Qūnawī is the most important intermediary through which Ebn al-ʿArabī’s teachings passed into the Persian-speaking world. He taught Hadith for many years in Konya and was on good terms with Jalāl-al-Dīn Rūmī, but there is no evidence in Rūmī’s works to support the oft-repeated assertion that he was influenced by the ideas of Ebn al-ʿArabī or Qūnawī (Chittick, forthcoming). Nevertheless, Rūmī’s commentators typically interpreted him in terms of Ebn al-ʿArabī’s teachings, which had come to define the Sufi intellectual universe.

Qūnawī is the author of about fifteen Arabic works, including seven books and a number of relatively short treatises. These works are much more systematic and structured than those of his master. His focus on certain specific issues in Ebn al-ʿArabī’s writings, such as wojūd and the perfect human being (al-ensān al-kāmel), helped ensure that these would remain the central concern of the school. Certain terms typically ascribed to Ebn al-ʿArabī, such as al-ḥażarāt al-elāhīya al-ḵams, “the five divine presences,” seem to be Qūnawī’s coinages. In al-Fokūk (ed. M. Ḵᵛājavī, Tehran, 1371Š./1992), Qūnawī explains the significance of the chapter headings of the Foṣūṣ; this work was used directly or indirectly by practically all the Foṣūsá commentators (Chittick, 1984).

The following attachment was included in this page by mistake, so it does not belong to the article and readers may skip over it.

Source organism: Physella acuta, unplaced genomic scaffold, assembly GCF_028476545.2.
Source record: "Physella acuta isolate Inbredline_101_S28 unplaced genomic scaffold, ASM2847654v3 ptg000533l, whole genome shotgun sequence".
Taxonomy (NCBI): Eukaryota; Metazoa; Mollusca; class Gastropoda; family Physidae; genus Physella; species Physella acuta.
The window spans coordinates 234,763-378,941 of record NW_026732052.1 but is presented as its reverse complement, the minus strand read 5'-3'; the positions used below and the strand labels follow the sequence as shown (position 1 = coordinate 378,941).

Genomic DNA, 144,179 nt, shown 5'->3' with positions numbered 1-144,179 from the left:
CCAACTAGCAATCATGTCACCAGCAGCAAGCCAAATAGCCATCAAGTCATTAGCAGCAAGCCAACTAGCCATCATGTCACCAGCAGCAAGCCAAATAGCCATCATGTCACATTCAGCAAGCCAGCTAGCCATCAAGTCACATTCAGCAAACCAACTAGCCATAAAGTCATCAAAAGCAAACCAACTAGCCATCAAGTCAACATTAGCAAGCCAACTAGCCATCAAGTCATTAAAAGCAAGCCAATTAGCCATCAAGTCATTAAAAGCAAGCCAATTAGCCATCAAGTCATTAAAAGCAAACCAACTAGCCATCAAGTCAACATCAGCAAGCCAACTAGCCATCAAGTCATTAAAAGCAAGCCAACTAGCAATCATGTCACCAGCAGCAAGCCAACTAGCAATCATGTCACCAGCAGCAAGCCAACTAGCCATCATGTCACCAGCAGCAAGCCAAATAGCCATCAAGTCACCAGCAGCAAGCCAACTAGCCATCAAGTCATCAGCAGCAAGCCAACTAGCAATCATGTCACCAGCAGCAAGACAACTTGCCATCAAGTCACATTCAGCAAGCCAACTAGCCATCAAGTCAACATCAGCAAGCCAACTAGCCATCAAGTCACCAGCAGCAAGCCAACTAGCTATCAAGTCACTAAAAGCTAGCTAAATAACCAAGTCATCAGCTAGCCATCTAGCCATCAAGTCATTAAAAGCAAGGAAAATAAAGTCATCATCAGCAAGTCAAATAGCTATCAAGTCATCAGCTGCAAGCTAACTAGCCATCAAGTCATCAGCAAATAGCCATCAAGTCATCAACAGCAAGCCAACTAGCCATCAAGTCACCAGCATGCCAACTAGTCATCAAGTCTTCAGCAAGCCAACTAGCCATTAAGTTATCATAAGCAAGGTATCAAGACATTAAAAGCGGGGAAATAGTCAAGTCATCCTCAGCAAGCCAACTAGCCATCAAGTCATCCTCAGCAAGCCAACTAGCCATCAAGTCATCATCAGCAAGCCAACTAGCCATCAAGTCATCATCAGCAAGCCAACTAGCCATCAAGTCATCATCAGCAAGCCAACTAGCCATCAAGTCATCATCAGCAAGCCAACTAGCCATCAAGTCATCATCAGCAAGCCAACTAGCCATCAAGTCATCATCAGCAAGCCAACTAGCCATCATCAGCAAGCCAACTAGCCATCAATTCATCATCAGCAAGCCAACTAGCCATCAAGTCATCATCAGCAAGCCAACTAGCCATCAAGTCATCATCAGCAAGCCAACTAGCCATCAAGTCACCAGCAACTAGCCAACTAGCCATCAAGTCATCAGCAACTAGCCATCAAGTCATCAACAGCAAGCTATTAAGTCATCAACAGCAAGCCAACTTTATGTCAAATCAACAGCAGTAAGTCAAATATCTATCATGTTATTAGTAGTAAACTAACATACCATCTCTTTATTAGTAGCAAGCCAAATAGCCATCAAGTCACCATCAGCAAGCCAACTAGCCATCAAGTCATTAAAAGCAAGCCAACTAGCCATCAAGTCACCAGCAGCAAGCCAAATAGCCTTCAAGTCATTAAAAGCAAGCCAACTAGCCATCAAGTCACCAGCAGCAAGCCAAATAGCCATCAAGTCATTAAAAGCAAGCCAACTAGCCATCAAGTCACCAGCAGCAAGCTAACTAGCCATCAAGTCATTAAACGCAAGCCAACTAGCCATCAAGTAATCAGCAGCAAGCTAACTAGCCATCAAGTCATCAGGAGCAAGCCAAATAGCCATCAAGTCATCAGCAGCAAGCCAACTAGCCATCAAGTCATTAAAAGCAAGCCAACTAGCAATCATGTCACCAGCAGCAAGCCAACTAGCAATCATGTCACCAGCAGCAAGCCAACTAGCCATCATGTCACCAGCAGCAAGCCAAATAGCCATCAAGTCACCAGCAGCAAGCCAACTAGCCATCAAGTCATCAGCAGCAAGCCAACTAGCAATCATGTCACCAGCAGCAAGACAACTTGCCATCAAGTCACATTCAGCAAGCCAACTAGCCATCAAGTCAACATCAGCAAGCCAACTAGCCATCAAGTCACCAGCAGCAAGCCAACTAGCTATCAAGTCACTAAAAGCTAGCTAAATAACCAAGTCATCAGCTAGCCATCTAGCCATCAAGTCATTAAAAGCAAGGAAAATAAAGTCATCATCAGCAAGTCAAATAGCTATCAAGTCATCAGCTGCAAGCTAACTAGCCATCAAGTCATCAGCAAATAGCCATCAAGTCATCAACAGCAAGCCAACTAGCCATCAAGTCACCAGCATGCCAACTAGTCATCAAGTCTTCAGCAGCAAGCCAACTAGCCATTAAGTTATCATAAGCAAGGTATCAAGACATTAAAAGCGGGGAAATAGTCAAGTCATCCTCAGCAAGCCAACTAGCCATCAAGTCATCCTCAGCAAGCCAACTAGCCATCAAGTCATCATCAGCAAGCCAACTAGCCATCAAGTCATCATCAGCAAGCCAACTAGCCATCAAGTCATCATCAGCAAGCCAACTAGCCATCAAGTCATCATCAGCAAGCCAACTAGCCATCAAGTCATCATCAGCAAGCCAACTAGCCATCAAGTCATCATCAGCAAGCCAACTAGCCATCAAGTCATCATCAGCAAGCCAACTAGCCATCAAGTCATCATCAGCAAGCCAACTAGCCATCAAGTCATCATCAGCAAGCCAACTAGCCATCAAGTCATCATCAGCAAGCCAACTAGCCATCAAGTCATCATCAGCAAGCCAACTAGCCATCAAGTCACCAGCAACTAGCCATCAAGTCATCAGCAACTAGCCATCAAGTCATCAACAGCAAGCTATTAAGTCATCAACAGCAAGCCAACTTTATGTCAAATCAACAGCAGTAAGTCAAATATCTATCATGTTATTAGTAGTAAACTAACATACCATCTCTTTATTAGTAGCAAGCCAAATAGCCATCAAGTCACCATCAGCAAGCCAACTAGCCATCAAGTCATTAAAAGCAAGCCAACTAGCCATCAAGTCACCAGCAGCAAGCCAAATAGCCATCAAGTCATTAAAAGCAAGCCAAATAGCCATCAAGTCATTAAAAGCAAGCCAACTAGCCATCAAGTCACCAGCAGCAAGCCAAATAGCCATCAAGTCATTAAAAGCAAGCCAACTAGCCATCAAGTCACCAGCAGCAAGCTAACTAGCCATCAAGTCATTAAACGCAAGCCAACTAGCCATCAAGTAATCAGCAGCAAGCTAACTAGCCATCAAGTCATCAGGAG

Qūnawī wrote a few minor Persian works, but probably not Tabṣerat al-mobtadī or Maṭāleʿ-e īmān, both of which have been printed in his name (Chittick, 1992b, pp. 255-59). However, from at least 643/1245 he taught the Tāʾīya of Ebn al-Fāreż in Persian, and his lectures were put together as a systematic commentary on the poem by his student Saʿīd-al-Dīn Farḡānī (d. 695/1296) as Mašāreq al-darārī (ed. S. J. Āštīānī, Mašhad, 1398/1978). This work was extremely popular, but even more so was his much expanded Arabic version of the same work, Montaha’l-madārek (Cairo, 1293/1876).

The most widely read Persian work by Qūnawī’s students was no doubt the Lamaʿāt of Faḵr-al-Dīn ʿErāqī (d. 688/1289), which is based on Qūnawī’s lectures on Ebn al-ʿArabī’s Foṣūṣ (Chittick and Wilson). Moʾayyed-al-Dīn Jandī (d. ca. 700/1300), who was initiated into Sufism by Qūnawī, wrote in Arabic the first detailed commentary on the Foṣūṣ (ed. Āštīānī, Mašhad, 1361 Š./1982) as well as a number of Persian works, including Nafḥat al-rūḥ (ed. N. Māyel Heravī, Tehran, 1362 Š./1983; despite the editor’s claim of a unique Tehran manuscript, there are at least two other copies in Istanbul [Şehit Ali Paşa 1439, Haci Mahmud Efendi 2447], the first an expanded version).